Our sleeper bus was nice enough. Jamie, Gary, and Kathy were all on the back row of the bus. I was by myself a few rows up. We went to sleep almost immediately and dozed on and off for the duration of the trip. At 6:00 the next morning, we arrived in Nha Trang, where we had to wait about an hour and half before the next leg of our journey to HCMC. This bus wasn’t a sleeper bus, but we napped, read, snacked, and chatted through this LONG 12 hour bus ride back to HCMC where we finally arrived at 7:30 pm, nearly 36 hours after we first left Hue.

Gary and I picked up some linen pants that we had ordered last week, and Jamie and Kathy checked into the same hotel we had before. After getting settled and cleaning up, we headed out to a BBQ restaurant we had read about and noticed the other day. It was delicious and one of the best and most fun meals we had had on the trip. They had a small grill on your table, so we cooked our own meat, shrimp, and veggies.

We were just about spent after this and crashed into bed some around 11:00 pm.

Busy 2 days but definitely memorable. Gary even said that he was glad he got the opportunity to take the sleeper bus. While I’m not sure about that, it was definitely 2 days for the books in our travels.

Thursday, February 18, 2010

Hue - Day 6

We had a full day planned today, but we headed out at a reasonable time of 9:00. We rented a car and driver for the day, which took us about 15km outside the city to the three old emperor's tombs we'd see for the day: Khai Dinh, Minh Mang, and Tu Duc. Each were similar in appearance and lay out, but each one had its own unique quality to it. The architecture was both Chinese and Vietnamese, and the overall temple layouts were definitely Buddhist.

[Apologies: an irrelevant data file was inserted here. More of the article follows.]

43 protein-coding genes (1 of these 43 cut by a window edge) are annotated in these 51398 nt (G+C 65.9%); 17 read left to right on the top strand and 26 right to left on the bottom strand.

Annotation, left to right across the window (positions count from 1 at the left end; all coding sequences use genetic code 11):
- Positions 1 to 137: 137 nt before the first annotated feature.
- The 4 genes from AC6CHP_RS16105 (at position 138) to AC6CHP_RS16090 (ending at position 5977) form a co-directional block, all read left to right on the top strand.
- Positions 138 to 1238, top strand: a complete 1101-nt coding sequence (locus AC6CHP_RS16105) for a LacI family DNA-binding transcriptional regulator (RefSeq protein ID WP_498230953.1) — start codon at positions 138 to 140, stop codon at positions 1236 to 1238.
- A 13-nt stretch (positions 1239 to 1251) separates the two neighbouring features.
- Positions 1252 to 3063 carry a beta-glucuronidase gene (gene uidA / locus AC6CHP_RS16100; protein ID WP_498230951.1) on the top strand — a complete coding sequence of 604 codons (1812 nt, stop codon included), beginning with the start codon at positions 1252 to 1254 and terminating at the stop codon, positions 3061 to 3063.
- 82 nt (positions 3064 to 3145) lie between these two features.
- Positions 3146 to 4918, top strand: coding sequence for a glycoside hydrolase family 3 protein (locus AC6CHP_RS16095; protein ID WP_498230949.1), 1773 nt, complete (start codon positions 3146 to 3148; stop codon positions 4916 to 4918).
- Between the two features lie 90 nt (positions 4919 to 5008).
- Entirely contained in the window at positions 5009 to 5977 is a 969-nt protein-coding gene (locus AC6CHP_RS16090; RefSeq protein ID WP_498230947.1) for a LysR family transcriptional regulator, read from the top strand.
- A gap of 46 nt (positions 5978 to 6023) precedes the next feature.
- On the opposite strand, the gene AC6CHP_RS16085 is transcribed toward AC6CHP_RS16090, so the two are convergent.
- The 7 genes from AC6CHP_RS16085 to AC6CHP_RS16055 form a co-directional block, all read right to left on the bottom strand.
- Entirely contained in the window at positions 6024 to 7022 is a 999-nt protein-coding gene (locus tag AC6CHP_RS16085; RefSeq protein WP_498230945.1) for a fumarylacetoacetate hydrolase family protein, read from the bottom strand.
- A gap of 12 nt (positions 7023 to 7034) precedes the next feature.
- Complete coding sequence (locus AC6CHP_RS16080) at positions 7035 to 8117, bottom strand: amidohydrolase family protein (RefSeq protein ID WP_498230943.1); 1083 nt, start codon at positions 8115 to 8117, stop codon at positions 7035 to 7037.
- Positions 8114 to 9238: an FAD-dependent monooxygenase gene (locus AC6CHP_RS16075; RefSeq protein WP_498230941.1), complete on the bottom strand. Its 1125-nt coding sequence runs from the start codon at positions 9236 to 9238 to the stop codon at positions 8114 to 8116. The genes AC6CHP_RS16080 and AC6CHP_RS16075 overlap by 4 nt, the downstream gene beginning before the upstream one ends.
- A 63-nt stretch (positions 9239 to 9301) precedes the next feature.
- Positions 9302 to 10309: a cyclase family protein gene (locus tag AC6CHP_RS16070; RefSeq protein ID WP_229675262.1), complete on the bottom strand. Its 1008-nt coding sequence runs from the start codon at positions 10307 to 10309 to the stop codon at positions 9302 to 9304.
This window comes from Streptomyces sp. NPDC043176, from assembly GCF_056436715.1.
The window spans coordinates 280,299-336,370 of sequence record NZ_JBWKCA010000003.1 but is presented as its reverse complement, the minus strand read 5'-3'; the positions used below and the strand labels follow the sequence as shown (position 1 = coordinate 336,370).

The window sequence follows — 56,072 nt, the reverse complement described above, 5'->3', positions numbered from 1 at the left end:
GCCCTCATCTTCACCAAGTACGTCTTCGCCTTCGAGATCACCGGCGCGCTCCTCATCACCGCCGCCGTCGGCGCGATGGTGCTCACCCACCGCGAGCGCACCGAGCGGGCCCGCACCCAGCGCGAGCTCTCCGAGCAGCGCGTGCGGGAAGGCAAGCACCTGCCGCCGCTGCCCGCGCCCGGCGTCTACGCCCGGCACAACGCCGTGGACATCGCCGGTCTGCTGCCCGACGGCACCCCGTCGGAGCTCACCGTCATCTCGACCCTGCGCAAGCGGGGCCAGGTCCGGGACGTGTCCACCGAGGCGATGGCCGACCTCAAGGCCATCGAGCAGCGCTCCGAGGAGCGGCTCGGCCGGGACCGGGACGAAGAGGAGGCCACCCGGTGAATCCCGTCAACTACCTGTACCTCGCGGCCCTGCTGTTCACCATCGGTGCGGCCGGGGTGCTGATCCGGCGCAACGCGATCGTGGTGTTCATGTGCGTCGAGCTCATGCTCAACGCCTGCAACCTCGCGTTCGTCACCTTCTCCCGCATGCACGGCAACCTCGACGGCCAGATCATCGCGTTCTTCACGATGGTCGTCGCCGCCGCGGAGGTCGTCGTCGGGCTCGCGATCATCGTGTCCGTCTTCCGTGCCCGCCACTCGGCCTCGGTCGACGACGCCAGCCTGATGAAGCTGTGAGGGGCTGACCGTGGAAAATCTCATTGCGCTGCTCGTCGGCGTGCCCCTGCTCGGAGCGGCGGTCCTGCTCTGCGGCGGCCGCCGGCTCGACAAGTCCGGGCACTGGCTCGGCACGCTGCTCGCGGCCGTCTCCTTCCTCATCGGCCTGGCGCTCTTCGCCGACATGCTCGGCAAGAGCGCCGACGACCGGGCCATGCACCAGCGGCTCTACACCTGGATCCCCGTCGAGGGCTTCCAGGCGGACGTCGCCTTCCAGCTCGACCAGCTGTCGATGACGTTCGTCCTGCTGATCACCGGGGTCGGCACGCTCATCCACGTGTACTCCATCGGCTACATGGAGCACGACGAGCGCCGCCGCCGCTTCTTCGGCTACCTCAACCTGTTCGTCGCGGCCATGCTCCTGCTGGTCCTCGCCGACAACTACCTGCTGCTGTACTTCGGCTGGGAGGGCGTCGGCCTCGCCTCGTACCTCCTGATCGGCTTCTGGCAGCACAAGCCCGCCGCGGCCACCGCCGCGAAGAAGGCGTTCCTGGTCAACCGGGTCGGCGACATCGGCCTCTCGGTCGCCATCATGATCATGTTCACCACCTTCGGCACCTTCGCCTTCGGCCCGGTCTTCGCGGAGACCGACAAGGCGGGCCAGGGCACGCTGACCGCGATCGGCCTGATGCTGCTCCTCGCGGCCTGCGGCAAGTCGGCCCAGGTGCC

Our next stop was the "official" symbol of Hue, the Thien Mu Pagoda, which overlooks the Perfume River to the west of the city. It had beautiful grounds around the pagoda, which would be beautiful in the spring and summer when all flora would be in bloom.

Lunch was at a very Vietnamese restaurant in the center of the city with nice traditional architecture. We ordered 5 dishes, and we have all decided that we enjoy the spring rolls wherever we go in Vietnam.

After lunch, we quickly toured the Imperial Palace, or the Citadel. This rather large palace grounds. The citadel was bombarded by the French and Viet Minh in the 1800's and by the Viet Cong and the Americans in the Vietnam War. Much of it was destroyed, but some buildings are amazingly still intact and others are going through a multi-million dollar renovation.

We went back to the hotel and rested for a couple of hours before taking a taxi to a restaurant that we had intended to go the previous night. It was a bit outside the city and was not what we thought it was, but it turned out to be a very elegant restaurant - Ancient Hue House Cuisine and Gallery. The food was decent, but the presentation of the food was amazing. They made flowers, animals, and designs all from food that they placed on your plate.